Monday, February 13, 2012

The Flowering of Hellenic Studies at Princeton University

Princeton University has been an international leader in the study of Greek culture for a long time, but the creation of the new Seeger Center for Hellenic Studies promises to bring up more blooms in that already flowering garden.

“Princeton is now one of the world’s great centers for the study of Greece and the transformative influence of Greek ideas across times and cultures”, said Princeton president Shirley M. Tilghman when she and her colleagues on the Academic Planning Group approved the creation of the Center in May 2011.

Princeton’s Program in Hellenic Studies was founded in 1981 with a two million dollar gift presented to the University by the passionate philhellene Stanley J. Seeger Jr., in 1979. The Stanley J. Seeger Hellenic Fund continued to contribute additional monies over the years, and now that gift is the primary support of the new Center named in his honor. Seeger, a 52 (and ’56) Princeton alumnus who out of love for the country became a citizen of Greece, died in July 2011.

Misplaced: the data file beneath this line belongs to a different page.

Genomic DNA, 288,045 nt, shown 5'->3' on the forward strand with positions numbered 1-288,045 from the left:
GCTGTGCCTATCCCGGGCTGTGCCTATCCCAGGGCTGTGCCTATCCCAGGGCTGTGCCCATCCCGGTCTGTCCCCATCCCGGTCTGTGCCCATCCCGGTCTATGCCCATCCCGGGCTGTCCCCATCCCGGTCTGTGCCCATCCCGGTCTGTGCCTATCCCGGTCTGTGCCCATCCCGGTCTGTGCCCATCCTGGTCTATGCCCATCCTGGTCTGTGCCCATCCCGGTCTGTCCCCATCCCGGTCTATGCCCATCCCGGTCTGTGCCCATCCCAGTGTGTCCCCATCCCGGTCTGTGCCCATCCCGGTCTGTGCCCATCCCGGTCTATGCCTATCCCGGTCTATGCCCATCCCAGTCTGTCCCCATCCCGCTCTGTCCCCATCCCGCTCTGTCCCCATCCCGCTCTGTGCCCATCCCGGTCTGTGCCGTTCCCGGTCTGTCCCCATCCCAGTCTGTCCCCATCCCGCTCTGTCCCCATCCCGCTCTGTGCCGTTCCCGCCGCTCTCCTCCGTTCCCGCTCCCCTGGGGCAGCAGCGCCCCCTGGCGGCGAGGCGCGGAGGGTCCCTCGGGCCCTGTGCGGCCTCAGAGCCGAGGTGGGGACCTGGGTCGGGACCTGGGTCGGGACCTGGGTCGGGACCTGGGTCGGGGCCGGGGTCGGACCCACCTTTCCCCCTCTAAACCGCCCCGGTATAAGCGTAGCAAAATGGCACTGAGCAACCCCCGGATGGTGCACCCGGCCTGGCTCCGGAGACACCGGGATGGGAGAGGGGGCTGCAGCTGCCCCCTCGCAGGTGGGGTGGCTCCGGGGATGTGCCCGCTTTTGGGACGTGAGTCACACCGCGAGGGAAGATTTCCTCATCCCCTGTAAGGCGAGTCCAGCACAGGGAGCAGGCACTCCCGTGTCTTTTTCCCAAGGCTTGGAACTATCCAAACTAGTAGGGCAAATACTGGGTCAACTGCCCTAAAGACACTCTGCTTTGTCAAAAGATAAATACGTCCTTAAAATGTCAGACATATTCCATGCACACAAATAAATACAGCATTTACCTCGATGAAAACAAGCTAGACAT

Lecturer in Classics, Dimitri Gondicas, previously the Executive Director of the Program in Hellenic Studies and now the first Director of the Seeger Center for Hellenic Studies, believes that Princeton’s principal and lasting contribution to Hellenism in America is its deep commitment to academic excellence in teaching, in high-level research, and in international academic exchanges, rather than large-scale cultural events.

Click here to read this article from Greek News

See also Princeton establishes Stanley J. Seeger '52 Center for Hellenic Studies